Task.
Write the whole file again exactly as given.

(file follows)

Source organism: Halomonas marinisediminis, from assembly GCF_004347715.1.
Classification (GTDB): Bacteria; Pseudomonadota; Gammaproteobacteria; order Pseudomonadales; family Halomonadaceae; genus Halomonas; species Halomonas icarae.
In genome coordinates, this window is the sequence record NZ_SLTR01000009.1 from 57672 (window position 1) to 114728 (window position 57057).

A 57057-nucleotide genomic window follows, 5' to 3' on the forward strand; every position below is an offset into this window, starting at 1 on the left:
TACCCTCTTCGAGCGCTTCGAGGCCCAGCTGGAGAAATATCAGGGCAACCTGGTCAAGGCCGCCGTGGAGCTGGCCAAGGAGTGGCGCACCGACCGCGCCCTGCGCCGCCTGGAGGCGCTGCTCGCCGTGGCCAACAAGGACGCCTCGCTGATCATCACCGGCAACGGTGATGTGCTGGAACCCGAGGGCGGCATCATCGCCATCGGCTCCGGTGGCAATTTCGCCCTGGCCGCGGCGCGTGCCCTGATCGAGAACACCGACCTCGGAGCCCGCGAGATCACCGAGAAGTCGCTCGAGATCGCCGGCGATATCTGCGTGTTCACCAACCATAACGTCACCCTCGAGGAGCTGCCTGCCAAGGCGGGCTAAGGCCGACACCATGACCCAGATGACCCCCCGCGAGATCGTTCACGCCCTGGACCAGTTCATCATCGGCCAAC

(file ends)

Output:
Source organism: Halomonas marinisediminis, from assembly GCF_004347715.1.
Classification (GTDB): Bacteria; Pseudomonadota; Gammaproteobacteria; order Pseudomonadales; family Halomonadaceae; genus Halomonas; species Halomonas icarae.
In genome coordinates, this window is the sequence record NZ_SLTR01000009.1 from 57672 (window position 1) to 114728 (window position 57057).

A 57057-nucleotide genomic window follows, 5' to 3' on the forward strand; every position below is an offset into this window, starting at 1 on the left:
TACCCTCTTCGAGCGCTTCGAGGCCCAGCTGGAGAAATATCAGGGCAACCTGGTCAAGGCCGCCGTGGAGCTGGCCAAGGAGTGGCGCACCGACCGCGCCCTGCGCCGCCTGGAGGCGCTGCTCGCCGTGGCCAACAAGGACGCCTCGCTGATCATCACCGGCAACGGTGATGTGCTGGAACCCGAGGGCGGCATCATCGCCATCGGCTCCGGTGGCAATTTCGCCCTGGCCGCGGCGCGTGCCCTGATCGAGAACACCGACCTCGGAGCCCGCGAGATCACCGAGAAGTCGCTCGAGATCGCCGGCGATATCTGCGTGTTCACCAACCATAACGTCACCCTCGAGGAGCTGCCTGCCAAGGCGGGCTAAGGCCGACACCATGACCCAGATGACCCCCCGCGAGATCGTTCACGCCCTGGACCAGTTCATCATCGGCCAAC